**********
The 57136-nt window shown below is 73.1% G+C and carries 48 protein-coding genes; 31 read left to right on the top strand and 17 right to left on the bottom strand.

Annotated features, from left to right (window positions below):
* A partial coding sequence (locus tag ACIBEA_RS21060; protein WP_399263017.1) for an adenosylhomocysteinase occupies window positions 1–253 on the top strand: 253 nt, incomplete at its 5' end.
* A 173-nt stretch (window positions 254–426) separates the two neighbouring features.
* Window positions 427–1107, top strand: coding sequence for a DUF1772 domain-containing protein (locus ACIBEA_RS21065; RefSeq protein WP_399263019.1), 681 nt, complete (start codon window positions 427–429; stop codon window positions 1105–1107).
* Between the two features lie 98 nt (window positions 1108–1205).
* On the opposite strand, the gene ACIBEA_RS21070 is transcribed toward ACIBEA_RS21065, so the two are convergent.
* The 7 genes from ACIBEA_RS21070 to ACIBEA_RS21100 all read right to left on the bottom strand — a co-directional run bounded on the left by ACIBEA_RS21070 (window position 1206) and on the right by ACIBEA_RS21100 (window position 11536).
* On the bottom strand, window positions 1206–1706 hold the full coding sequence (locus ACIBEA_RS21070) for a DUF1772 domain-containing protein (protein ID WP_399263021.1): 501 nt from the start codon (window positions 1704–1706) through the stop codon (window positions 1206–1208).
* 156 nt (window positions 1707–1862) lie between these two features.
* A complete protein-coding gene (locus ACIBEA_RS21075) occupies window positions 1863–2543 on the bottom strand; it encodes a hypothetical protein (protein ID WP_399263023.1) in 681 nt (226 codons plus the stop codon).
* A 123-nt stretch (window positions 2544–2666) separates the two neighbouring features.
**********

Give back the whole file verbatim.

The 57136-nt window shown below is 73.1% G+C and carries 48 protein-coding genes; 31 read left to right on the top strand and 17 right to left on the bottom strand.

Annotated features, from left to right (window positions below):
* A partial coding sequence (locus tag ACIBEA_RS21060; protein WP_399263017.1) for an adenosylhomocysteinase occupies window positions 1–253 on the top strand: 253 nt, incomplete at its 5' end.
* A 173-nt stretch (window positions 254–426) separates the two neighbouring features.
* Window positions 427–1107, top strand: coding sequence for a DUF1772 domain-containing protein (locus ACIBEA_RS21065; RefSeq protein WP_399263019.1), 681 nt, complete (start codon window positions 427–429; stop codon window positions 1105–1107).
* Between the two features lie 98 nt (window positions 1108–1205).
* On the opposite strand, the gene ACIBEA_RS21070 is transcribed toward ACIBEA_RS21065, so the two are convergent.
* The 7 genes from ACIBEA_RS21070 to ACIBEA_RS21100 all read right to left on the bottom strand — a co-directional run bounded on the left by ACIBEA_RS21070 (window position 1206) and on the right by ACIBEA_RS21100 (window position 11536).
* On the bottom strand, window positions 1206–1706 hold the full coding sequence (locus ACIBEA_RS21070) for a DUF1772 domain-containing protein (protein ID WP_399263021.1): 501 nt from the start codon (window positions 1704–1706) through the stop codon (window positions 1206–1208).
* 156 nt (window positions 1707–1862) lie between these two features.
* A complete protein-coding gene (locus ACIBEA_RS21075) occupies window positions 1863–2543 on the bottom strand; it encodes a hypothetical protein (protein ID WP_399263023.1) in 681 nt (226 codons plus the stop codon).
* A 123-nt stretch (window positions 2544–2666) separates the two neighbouring features.